Monday, July 5, 2010

Hella Nation by Evan Wright

Hella Nation by Evan Wright. G. P. Putnam's Sons, a Division of The Penguin Group (USA), Inc. April 2009. 352 pp. ISBN #: 9780399155741

What's it like to be the oddball, the type of "out of the box" person or group that most people pretend to admire - from a distance in reality? What makes such folks tick? And whether or not one judges with the terms dysfunctional, weird, strange, etc., etc., shouldn't one understand these outsiders since the world is full of same? Evan Wright, who previously wrote for "The Hustler" magazine and "Rolling Stone" newspaper brings the reader into the world of men and woman who have a very definite but different outlook on the American Dream.

The author introduces the reader to his own evolution from a rebel using drugs to cope with reality into a sober, reflective person seeking to pen his explorations of what he calls a "tour of the Lost Tribes of America. Therefore, the reader is surprised that the opening account concerns American troops serving in Kandahar, a Taliban stronghold in southeastern Afghanistan. The area is a veritable dust storm waiting to happen and one gets an uncensored glimpse into the grinding, tense yet mundane atmosphere these soldiers endure daily, fantasizing and teasing newbies about the happy meals one can get in a nearby village and coping with unremitting sexual tension, fear of being killed and spurts of total inactivity.

The scene then shifts to the world of a professional skateboarder, a daredevil who performs his most dangerous stunts when totally drunk but someone who makes a fortune in this field while claiming to reject most acceptable values and occupations. We continue to meet similar yet different characters, taxi-dance hall girls occupied by would-be fantasy partners, radical protestors with the best of intentions carried out with the most destructive possible means, neo-Nazi groups seriously believing in anti-everything-but-white living, con artists, porn professionals and so much more that defies one's most imaginative moments.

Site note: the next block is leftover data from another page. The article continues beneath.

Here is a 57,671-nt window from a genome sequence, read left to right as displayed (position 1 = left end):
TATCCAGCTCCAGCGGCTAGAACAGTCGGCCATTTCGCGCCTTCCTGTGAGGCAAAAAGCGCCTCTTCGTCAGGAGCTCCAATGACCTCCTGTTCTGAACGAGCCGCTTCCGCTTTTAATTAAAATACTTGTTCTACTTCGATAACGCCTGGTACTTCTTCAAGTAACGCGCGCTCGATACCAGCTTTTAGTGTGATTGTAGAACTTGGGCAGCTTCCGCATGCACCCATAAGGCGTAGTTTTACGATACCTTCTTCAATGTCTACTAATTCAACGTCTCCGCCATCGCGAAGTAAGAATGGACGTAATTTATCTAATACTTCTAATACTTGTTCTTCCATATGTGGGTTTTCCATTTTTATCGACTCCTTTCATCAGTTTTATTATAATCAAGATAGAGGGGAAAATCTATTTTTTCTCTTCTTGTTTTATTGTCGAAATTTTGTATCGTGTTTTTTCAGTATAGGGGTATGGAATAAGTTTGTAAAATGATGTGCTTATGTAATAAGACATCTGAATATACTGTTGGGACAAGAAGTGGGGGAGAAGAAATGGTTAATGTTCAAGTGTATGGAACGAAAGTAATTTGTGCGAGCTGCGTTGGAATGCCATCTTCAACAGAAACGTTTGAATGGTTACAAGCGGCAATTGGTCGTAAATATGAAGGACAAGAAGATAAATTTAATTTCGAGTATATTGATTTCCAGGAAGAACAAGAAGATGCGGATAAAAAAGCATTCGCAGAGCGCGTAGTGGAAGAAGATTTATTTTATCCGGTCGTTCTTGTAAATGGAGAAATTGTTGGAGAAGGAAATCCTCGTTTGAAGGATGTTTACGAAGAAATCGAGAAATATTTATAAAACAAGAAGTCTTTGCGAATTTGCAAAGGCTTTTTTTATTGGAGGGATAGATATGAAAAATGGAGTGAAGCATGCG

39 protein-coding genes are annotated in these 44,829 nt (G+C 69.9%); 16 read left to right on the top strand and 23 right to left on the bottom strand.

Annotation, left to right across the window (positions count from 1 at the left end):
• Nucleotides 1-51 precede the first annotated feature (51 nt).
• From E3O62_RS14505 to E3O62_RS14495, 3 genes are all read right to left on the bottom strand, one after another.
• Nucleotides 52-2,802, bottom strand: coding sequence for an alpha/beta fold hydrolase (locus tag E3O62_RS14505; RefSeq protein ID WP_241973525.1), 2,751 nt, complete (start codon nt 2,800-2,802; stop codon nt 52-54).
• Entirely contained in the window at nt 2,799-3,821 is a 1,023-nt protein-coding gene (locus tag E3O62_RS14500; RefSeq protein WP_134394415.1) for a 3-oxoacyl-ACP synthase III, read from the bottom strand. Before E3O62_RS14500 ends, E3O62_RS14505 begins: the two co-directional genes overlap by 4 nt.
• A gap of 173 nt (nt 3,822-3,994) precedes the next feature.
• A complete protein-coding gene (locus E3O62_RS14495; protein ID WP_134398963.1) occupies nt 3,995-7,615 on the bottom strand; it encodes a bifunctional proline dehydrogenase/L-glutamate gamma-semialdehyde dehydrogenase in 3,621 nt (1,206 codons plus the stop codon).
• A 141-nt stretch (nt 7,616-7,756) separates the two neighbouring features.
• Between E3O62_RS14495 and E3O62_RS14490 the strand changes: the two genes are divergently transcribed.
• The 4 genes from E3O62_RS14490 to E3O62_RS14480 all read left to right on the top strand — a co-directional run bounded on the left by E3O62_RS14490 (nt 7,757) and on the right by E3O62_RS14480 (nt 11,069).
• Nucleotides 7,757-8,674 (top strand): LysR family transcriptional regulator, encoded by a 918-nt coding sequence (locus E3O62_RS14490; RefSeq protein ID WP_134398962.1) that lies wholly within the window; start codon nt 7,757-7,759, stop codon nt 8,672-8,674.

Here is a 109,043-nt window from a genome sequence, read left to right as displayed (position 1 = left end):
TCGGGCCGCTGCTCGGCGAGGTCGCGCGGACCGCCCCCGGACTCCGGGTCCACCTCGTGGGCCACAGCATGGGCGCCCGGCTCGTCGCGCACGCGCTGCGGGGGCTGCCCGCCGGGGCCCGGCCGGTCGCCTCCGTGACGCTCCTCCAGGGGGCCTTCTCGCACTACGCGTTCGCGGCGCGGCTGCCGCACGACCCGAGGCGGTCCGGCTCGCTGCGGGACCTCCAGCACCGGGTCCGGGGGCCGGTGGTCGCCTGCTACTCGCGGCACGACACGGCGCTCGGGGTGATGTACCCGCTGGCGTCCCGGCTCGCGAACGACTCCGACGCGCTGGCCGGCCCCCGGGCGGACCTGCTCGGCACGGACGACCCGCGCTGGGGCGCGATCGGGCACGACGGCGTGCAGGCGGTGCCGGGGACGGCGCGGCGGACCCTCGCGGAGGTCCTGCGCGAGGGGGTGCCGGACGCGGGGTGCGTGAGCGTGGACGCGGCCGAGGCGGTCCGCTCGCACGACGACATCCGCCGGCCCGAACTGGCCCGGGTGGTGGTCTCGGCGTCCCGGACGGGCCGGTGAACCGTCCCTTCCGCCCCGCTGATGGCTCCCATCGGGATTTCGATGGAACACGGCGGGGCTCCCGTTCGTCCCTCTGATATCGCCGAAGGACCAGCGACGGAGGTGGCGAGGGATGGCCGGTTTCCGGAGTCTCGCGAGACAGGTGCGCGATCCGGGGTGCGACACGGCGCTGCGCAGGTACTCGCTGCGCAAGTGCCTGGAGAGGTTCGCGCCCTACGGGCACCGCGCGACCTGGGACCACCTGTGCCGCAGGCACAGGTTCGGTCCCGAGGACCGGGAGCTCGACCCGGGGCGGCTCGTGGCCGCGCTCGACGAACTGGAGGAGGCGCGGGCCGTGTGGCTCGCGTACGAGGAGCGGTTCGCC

Hella Nation raises more questions than it answers. It stretches the reader's definition from what is acceptable to offer a portrait of men and women who find satisfaction and purpose in unique situations that are rather dark, disturbing, frightening, sometimes funny in a skewed fashion, deceptive, laid back, sacred and profane. In a sense, Hella Nation defies description and in that goal Evan Wright has succeeded in presenting another side of America! The conclusion is yours!

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